Robert D. Weist
Koloa Rum Co.
In recognition of his outstanding technical and business achievements in the biotechnology industry.
Purdue is a family affair for Bob Weist. He and his high school sweetheart, Sally, married 50-plus years, attended Purdue. “I chose Purdue because of its reputation in engineering. It was close to home (Chicago). My girlfriend at the time also was interested in Purdue. Purdue has so many wonderful things about it, in addition to the classroom.”
Weist essentially had two careers: one as patent attorney, the other as an entrepreneur. “The chemical engineering program at Purdue gave me an approach to problem-solving. My career as a patent attorney required, in addition to my legal training, an engineering or scientific background.
“I was working for Abbott Labs as a patent counselor, then with general legal responsibilities for four divisions of the company. That got me more interested in what the company was doing from a business standpoint. I got out of the legal area and into strategic planning. They encouraged me to enroll in the University of Chicago’s MBA program, which transitioned me away from direct involvement with patent and legal activities and more into the business-related activities of the company.
“My mentor, Dr. George Rathmann, decided to leave Abbott, go to California, and start a biotech company that became Amgen. I joined the company as vice president administration, with legal and patent functions. You have to wear many different hats in a start-up. Timing was important. Things came together at a good time.”
He joined Amgen in 1982 as part of the start-up company’s original management team. Weist retired from Amgen, now the world’s largest biotechnology company, in 1989.
While at Amgen, Weist successfully led the company’s intellectual property strategy and its Japanese joint venture, Kirin-Amgen, Inc., believed to be the most profitable joint venture of all time.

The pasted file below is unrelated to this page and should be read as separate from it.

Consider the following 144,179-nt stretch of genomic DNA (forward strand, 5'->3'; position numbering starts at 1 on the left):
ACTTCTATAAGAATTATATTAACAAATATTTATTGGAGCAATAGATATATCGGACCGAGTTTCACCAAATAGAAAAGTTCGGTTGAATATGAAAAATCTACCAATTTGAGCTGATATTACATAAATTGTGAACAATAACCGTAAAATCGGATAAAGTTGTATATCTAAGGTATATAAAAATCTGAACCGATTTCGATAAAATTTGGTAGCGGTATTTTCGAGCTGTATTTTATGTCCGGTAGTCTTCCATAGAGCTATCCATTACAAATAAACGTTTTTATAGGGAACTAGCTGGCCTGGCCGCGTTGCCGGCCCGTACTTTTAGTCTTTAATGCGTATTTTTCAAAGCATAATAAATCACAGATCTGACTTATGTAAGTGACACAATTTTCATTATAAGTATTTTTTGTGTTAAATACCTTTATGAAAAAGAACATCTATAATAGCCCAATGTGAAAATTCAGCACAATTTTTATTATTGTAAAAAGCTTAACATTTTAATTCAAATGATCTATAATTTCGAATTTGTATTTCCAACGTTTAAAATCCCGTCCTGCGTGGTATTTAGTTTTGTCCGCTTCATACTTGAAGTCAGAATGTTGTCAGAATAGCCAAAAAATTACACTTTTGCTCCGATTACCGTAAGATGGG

After Amgen, Weist formed Weist Associates in 1992, specializing in business consulting in the biotechnology industry. Starting in 1994, he was the founding consultant and initial CEO of the genomics company Hyseq, Inc., and also served on the boards of directors of other companies in the industry.
Generous Purdue donors, he and his wife established the Weist Foundation, a private family charitable foundation managed by their son Robert II, focusing on seeding innovative approaches to education.
Weist says, “I tell students: Find something you really like and want to do and work hard at. I suggest they try out different things. I encourage them to try to learn what is needed and how that fits with what they’re interested in doing. Look for opportunities in areas where there’s a need now and for the foreseeable future.
“I am honored to be a recipient of the Distinguished Engineering Alumnus award. It is unexpected. I take pride in this award. I continue to be pleasantly surprised at the many different parts of the University that exist and that contribute in positive ways to the whole Purdue experience.”
|2008-present||Chairman, Koloa Rum Co.|
|1992-2005||President, Weist & Associates|
|1994-2003||Founding Consultant, Initial CEO, Hyseq, Inc.|
|1982-89||Amgen, Sr. Vice President, Corporate Secretary, General Counsel|
|1981||MBA, University of Chicago|
|1976-82||Abbott Labs, Patent Counsel, Divisional General Counsel, Sr. Strategic Planner Diagnostics Division|
|1970-76||Merriam, Marshall, et al. — Partner, Intellectual Property Law|
|1967-70||CPC International, Inc. — Sr. Patent Attorney, Director of Licensing|
|1966||JD, New York University|
|1962-67||Esso Research & Engineering Co.|
|1962||BSChE, Purdue University|